"Have we as a nation gone
mad, waging war in the Persian Gulf while society crumbles?" Seymour
Melman asked rhetorically when I interviewed him for The Progressive 19 years ago.
Even though Melman, a professor emeritus at Columbia University's school of industrial engineering, departed this life in 2004, his question still haunts our society, as the American War Machine since then has only gained in momentum, immensity, universality and cruelty.
To answer Melman: "Yes, we have gone mad." That's because presidents and Pentagon chiefs start new wars even before they finish fighting the old ones! Who can recall a time in our history when the U.S. initiated aggressive wars against five nations (Afghanistan, Iraq, Pakistan, Libya, Yemen)?
Between 1947 and 1989, Melman said, the U.S. spent $8.2 trillion (in 1982 dollars) on the military. When I said I couldn't grasp a figure that large, Melman replied, "Think of it this way: In 1982, the total money value of all America's manufacturing, industry and its infrastructure amounted to $7.3 trillion. You could have replicated the largest part of everything made by people in this country with what the military got." ( Everything made by everybody? All the houses? All the highways? All the schools? All the hospitals? A new America? Everything?)
Melman went on to say, "Half of every dollar you pay in Federal taxes goes into the military account. Pentagon contractors are awash in billions while the infrastructure that underpins our economy collapse around us and human misery spreads everywhere."
Fast-forward: Today, the Pentagon still gets roughly half of every tax dollar. The War Resisters League estimates 54% of the pie goes to the military compared with 30% for all human resources, 11 percent for general government and 5% for physical resources..
Defense contractors are awash in profits while lines lengthen at soup kitchens, foreclosed families sleep in shelters, 20 million are jobless or underemployed, food stamp use sets records, summer jobs for teens have vanished, and President Obama appears willing to rat out the elderly on Social Security and Medicare as too costly while he authorizes new CIA drone attacks on Pakistan.
The Pentagon budget does more than absorb tax dollars. It punishes the civilian sector in many ways. For instance, it has siphoned off so much scientific talent the U.S. has long since fallen behind Japan and Germany in innovative technologies. "We're paying the price for building colossal military power," Melman said. "It's set in motion a process of technical, industrial and human deterioration. We're losing millions of productive jobs because U.S. firms with U.S. factories can't even hold our home markets against foreign competition."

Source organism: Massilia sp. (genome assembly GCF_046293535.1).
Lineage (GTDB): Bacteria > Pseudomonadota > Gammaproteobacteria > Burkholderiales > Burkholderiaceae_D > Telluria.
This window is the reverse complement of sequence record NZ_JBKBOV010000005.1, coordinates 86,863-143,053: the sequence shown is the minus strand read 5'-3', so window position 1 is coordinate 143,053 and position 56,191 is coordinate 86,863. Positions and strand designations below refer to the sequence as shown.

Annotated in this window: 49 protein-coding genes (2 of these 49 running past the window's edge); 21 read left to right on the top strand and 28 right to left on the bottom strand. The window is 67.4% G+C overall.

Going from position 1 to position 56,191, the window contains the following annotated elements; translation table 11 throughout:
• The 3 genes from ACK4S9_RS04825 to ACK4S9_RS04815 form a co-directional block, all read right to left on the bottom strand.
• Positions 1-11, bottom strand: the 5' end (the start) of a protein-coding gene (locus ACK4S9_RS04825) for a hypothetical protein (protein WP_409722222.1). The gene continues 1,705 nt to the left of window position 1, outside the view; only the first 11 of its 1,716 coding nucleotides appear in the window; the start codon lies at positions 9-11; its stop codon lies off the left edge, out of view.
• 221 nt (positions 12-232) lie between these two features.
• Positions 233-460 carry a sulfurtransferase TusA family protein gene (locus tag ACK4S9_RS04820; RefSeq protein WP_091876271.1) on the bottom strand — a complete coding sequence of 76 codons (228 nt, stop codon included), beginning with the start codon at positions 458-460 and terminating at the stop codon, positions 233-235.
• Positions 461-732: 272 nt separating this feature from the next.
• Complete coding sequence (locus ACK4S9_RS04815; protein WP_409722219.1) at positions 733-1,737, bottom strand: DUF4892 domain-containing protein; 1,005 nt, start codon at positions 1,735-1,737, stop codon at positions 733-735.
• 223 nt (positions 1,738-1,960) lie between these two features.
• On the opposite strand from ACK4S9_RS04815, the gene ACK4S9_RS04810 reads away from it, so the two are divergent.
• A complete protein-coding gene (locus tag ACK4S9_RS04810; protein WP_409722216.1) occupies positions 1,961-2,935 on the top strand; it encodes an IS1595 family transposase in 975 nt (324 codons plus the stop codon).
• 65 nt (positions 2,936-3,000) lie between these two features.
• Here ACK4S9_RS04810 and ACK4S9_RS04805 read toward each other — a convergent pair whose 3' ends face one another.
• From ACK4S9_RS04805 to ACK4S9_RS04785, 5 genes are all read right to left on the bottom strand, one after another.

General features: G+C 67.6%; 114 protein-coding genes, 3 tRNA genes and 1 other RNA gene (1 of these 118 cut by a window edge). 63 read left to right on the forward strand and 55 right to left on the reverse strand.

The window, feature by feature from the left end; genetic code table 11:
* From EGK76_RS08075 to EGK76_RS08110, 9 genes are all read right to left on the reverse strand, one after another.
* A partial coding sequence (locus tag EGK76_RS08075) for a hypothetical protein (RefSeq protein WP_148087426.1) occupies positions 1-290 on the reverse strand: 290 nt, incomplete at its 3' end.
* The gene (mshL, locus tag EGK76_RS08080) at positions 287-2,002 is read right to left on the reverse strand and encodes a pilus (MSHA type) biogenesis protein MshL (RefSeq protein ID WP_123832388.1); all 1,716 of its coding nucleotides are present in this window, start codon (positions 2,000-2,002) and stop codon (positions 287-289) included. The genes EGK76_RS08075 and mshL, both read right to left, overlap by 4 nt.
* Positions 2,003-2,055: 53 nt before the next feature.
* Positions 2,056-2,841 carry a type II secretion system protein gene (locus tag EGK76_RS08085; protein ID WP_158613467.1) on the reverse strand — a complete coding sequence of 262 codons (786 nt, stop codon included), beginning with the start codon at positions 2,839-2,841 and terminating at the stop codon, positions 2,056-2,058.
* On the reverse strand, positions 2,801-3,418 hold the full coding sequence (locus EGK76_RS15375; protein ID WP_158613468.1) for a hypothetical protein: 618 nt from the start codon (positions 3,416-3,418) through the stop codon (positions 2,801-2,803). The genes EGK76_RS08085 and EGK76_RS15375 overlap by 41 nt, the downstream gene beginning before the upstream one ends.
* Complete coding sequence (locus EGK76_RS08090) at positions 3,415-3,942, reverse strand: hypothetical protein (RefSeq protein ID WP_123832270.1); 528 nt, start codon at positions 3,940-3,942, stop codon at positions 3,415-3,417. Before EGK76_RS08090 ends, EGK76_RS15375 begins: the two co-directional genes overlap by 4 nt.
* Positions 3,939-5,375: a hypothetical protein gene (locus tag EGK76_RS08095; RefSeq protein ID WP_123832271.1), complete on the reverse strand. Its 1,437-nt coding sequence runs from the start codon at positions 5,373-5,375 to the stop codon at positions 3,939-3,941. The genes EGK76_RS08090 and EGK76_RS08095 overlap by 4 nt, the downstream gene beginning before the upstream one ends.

"While the Pentagon turns out B-2 bombers at $865 million a copy, foreign creators are flooding our markets with cars, bikes, tape recorders, shoes, machine tools, movie cameras, calculators, TV sets, and integrated micro-circuits." Melman said that 19 years ago and it holds true today.
One reason the U.S. fell behind, Melman explained, is that "about 30 percent of the nation's engineers, scientists and technicians work directly or indirectly for the military. The loss to the civilian economy is incalculable." Consumer electronics, he said, "declined dramatically while the Government employs thousands of electronic engineers in its military labs."
That was true when Melman spoke and it is true today. We have an army of death scientists toiling away in germ warfare labs ($50 billion wasted on this nauseating research alone since 9/11), in space warfare labs, in nuclear warfare labs, in electronic warfare labs, as well as in labs specializing in conventional ways to kill people.
Melman said one reason for the continuing dominance of the MIC is that the U.S. "is now a military form of state capitalism in which top managers of the military forces and their economy have dominant power -- economic, political and military." Translation: the Pentagon rules!
Today, Melman might add the Pentagon spends more for war than all 50 states spend for all peaceful purposes; that the Pentagon's armed forces are bigger than the next dozen countries combined; that the Pentagon leads the world in arms sales; and that the Pentagon operates 800 overseas bases for "defense" when, in fact, they are used, like Diego Garcia in the Indian Ocean, for aggression.
As of Jan. 1 of this year, the National Priorities Project of Northampton, Mass., says, the Pentagon has spent $445 billion to wage war in Afghanistan and $815 billion for Iraq, for a total of $1.26 trillion. This at a time when the American Society of Civil Engineers reckons $2.2 trillion is needed to restore our infrastructure. Example: 33% of all roads are in poor or mediocre condition. Does the Pentagon need to spend $19.3-billion on atomic energy when the same sum could pay 295,000 elementary school teachers?
Cutting the Pentagon down to size and converting to civilian economy will require "a new coalition of working people, professionals, trade associations, mayors -- all suffering from the prosperity of the military-industrial complex, all needing a turn away from militarism... "What we need," Melman concluded, "is a political opposition that would take down the entire military system."